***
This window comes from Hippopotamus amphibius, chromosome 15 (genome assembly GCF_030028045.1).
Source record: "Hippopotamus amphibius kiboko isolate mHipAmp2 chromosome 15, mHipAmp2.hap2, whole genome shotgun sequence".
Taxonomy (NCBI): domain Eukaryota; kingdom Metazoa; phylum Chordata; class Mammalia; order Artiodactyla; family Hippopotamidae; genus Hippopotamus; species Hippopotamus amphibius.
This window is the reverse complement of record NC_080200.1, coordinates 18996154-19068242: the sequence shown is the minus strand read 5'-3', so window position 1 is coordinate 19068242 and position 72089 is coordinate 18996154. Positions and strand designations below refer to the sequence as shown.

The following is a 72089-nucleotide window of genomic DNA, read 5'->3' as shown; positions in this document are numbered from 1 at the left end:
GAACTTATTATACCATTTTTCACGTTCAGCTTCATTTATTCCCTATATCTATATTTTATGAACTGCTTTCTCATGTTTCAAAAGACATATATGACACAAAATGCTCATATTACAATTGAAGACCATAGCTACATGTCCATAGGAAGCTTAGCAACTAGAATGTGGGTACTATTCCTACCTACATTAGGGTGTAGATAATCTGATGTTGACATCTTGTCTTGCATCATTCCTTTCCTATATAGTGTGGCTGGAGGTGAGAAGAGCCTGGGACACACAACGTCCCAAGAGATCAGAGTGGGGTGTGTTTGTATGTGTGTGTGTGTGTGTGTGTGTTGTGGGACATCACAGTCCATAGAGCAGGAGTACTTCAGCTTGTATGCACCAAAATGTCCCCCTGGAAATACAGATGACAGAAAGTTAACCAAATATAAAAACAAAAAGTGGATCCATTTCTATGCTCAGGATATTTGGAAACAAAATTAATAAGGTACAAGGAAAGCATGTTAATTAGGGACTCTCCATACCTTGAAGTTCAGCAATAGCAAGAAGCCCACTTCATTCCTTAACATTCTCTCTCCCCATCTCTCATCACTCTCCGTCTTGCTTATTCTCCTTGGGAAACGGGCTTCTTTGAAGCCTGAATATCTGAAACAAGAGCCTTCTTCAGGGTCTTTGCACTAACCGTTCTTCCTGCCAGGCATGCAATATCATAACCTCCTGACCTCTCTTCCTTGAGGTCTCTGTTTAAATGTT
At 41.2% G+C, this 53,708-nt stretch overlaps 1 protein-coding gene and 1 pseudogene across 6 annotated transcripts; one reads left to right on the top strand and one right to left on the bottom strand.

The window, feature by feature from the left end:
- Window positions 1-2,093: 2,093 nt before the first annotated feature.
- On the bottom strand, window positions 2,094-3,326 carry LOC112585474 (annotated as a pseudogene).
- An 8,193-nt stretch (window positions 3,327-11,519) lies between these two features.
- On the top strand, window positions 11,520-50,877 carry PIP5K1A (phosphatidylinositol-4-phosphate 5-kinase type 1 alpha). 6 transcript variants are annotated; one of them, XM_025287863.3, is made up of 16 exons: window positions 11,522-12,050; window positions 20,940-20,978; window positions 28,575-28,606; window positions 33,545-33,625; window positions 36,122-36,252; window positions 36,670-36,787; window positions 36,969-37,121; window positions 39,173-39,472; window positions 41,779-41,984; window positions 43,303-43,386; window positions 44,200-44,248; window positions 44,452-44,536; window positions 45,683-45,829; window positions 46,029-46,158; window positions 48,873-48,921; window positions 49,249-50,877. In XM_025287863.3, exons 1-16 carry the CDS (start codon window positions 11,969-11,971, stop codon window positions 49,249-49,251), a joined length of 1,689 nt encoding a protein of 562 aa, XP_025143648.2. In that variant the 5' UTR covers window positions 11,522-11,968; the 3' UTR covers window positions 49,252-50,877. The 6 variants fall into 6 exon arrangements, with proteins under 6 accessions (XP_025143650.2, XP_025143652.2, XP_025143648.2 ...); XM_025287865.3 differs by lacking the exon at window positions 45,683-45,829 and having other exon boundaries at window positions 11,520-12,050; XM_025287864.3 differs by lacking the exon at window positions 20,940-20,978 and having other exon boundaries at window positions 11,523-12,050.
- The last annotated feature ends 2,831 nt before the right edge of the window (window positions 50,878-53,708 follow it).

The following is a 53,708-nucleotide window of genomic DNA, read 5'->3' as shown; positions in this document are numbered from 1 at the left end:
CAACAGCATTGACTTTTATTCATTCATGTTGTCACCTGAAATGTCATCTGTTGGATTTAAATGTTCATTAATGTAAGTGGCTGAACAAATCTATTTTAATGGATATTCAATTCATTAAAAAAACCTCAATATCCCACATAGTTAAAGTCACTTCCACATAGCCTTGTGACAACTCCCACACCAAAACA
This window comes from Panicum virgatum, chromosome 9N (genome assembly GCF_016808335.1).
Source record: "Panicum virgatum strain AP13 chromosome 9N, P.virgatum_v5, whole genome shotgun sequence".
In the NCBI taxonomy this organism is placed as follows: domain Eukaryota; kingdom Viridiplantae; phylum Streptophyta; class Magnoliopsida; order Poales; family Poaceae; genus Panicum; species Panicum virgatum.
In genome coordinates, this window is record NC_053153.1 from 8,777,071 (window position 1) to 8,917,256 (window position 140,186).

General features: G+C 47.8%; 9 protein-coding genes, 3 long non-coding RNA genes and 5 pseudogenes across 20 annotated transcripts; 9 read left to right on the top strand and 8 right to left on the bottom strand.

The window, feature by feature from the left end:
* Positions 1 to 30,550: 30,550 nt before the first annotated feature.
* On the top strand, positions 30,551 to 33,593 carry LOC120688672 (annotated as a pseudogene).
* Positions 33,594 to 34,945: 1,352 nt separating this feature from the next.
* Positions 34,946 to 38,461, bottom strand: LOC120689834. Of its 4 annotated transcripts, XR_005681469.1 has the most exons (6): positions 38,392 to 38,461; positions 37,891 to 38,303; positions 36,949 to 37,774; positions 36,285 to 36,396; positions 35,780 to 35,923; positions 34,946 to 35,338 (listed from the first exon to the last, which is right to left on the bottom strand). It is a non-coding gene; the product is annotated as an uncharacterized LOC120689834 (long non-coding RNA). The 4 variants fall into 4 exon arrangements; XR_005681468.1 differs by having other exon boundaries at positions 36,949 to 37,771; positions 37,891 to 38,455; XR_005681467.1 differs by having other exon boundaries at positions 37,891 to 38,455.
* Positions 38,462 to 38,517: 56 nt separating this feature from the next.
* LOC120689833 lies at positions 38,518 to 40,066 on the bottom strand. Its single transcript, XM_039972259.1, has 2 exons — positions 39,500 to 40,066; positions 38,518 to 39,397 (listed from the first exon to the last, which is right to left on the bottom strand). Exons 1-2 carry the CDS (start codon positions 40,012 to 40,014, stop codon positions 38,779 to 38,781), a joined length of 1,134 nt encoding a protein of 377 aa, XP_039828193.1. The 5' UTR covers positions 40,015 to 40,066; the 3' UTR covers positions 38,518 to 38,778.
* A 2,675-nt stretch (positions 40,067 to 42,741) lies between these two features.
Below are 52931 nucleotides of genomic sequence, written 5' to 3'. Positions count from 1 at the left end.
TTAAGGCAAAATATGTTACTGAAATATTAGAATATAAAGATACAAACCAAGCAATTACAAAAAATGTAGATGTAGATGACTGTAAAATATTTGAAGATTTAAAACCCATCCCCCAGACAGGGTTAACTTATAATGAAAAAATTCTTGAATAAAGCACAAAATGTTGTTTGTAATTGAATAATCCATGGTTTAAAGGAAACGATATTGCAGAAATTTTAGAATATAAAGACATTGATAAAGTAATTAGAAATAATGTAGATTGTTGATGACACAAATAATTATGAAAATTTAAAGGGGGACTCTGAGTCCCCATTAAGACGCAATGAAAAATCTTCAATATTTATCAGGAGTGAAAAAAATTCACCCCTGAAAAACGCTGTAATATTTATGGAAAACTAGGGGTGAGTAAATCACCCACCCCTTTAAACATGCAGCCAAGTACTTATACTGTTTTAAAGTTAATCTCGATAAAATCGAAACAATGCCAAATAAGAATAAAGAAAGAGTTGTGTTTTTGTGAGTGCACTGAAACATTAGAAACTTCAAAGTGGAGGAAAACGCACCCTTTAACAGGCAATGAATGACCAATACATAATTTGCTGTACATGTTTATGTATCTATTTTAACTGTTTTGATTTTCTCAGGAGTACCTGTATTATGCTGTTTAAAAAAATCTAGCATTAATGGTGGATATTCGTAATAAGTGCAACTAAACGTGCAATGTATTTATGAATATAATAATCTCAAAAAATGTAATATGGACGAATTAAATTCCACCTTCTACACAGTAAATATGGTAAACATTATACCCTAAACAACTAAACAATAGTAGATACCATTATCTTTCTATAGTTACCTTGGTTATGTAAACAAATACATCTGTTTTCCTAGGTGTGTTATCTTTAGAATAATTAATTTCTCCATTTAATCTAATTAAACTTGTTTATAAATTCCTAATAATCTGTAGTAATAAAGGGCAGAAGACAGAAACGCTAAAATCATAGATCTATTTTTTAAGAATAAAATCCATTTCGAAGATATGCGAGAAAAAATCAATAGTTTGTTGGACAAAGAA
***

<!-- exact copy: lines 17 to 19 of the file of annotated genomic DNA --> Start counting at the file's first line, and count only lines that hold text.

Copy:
Source record: "Panicum virgatum strain AP13 chromosome 9N, P.virgatum_v5, whole genome shotgun sequence".
In the NCBI taxonomy this organism is placed as follows: domain Eukaryota; kingdom Viridiplantae; phylum Streptophyta; class Magnoliopsida; order Poales; family Poaceae; genus Panicum; species Panicum virgatum.
In genome coordinates, this window is record NC_053153.1 from 8,777,071 (window position 1) to 8,917,256 (window position 140,186).